8 December 2000

MBMban hits pockets of

farmers to tune of £100m

By FWreporters

BRITISH livestock producers face a £100m increase in their feed bills this year after the announcement of fresh attempts to stop BSE spreading across Europe.

Meat and bonemeal (MBM) – widely blamed for spreading BSE – will be banned from all animal feed for six months from Jan 1, following the agreement of farm ministers in Brussels. In a further effort designed to halt the disease, all European beef from over-30-month animals not tested for BSE will be destroyed.

Both measures have been in place in the UK since 1996. But their introduction on the continent looks set to have big implications for British livestock producers. European beef sales have dropped by 40% and cattle prices have fallen 17% since October. Last week, UK deadweight beef prices slipped another £23 for a 330kg steer to 160p/kg, according to the Meat and Livestock Commission.

The supply trade body UKASTA forecasts that the knock-on effect of the European MBM ban alone will add £100m a year to UK feed bills. The price of alternative protein feeds has already soared. Soyameal climbed to a high of £193/t this week before easing back slightly to settle at £192, reported KW.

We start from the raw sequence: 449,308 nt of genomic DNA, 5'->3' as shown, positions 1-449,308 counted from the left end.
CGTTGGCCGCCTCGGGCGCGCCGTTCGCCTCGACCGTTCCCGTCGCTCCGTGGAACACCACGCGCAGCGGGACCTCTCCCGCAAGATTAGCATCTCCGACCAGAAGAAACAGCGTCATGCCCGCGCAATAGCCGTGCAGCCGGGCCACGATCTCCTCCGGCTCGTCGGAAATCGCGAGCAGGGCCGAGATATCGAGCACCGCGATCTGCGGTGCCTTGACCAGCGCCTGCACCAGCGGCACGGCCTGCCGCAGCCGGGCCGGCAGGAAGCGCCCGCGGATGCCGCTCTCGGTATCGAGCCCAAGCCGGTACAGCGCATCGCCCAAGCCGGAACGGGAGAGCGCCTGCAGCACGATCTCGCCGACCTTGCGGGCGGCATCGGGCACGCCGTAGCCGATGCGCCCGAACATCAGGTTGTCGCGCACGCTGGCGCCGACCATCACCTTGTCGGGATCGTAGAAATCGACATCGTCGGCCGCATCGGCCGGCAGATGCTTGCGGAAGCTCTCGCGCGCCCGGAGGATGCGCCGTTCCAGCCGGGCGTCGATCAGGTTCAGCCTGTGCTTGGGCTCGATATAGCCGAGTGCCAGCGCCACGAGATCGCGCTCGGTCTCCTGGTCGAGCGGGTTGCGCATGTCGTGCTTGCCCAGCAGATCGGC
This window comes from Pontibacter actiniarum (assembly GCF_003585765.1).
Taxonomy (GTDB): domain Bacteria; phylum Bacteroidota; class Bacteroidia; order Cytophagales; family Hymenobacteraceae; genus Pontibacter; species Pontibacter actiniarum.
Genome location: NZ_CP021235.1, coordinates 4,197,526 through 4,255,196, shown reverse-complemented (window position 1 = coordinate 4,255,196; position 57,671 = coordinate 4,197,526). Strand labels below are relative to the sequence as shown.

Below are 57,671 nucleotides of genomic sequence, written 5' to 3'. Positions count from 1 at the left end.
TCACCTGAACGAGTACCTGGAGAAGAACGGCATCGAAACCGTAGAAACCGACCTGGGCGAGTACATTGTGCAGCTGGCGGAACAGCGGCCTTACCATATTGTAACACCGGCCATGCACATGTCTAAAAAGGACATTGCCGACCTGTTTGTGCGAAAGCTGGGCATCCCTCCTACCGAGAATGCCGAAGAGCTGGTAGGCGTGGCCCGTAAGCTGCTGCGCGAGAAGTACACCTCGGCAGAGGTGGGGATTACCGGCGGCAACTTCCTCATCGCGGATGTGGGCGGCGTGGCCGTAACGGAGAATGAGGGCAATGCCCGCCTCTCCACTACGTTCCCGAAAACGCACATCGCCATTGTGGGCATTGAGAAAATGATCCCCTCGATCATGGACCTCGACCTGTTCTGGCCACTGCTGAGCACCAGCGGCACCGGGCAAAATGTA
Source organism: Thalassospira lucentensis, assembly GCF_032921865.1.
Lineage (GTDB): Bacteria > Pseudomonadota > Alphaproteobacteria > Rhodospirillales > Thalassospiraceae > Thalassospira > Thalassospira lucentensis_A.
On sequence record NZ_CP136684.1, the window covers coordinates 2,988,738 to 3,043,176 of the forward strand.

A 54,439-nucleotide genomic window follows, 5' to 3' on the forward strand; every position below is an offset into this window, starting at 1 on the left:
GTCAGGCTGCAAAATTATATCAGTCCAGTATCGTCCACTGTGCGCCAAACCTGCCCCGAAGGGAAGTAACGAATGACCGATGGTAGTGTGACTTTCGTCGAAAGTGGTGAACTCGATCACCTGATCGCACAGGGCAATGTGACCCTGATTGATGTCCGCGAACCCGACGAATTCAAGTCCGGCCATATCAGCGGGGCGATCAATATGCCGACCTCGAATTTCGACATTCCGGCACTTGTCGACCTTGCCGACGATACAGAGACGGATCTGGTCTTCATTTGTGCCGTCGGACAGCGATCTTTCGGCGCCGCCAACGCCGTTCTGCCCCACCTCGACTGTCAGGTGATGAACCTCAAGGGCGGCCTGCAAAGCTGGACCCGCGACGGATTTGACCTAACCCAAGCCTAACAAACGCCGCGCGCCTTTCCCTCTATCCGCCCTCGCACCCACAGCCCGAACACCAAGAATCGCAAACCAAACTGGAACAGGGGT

Farm minister Nick Brown said the measures were a "powerful public protection measure… designed to protect the public and restore confidence in beef across Europe". That view was echoed by NFU president Ben Gill who said: "These EU-wide controls will be a valuable step forward in the process of re-building consumer confidence in beef on the Continent and in restoring beef sales world-wide."

Mr Gill said the fact that fishmeal could still be fed to pigs and poultry would help take the steam out of the soya and rapemeal markets. But arable support payments should be enhanced to encourage farmers to grow more crops such as beans and peas to meet the increased demand for alternative proteins, he added.

European farm commissioner Franz Fischler defended the decision to destroy older cattle. Destruction would cost k140m/100,000t compared with over k200m/100,000t for normal intervention which would only remove steer and bull beef from the market. Mr Fischler added: "The aim of my proposal is to contribute to a re-establishment of a market equilibrium."

To get some much-needed cash into farmers pockets, the farm ministers agreed to increase the 60% advance beef special premium to 80%.

Brussels will also examine ways of boosting protein crops and consider further compensation measures to help producers cope with the adverse market situation.

Further details of the "purchase for destruction scheme" – such as the rates of payment to farmers and the start date – will be determined at a special beef management committee meeting next week. But the European farmers body COPA is concerned that delaying the scheme even until January will expose producers to depressed prices for another month.

COPA wants conventional intervention to be opened immediately. It has called on European Union leaders to fund further compensation when they meet for a summit at Nice this weekend.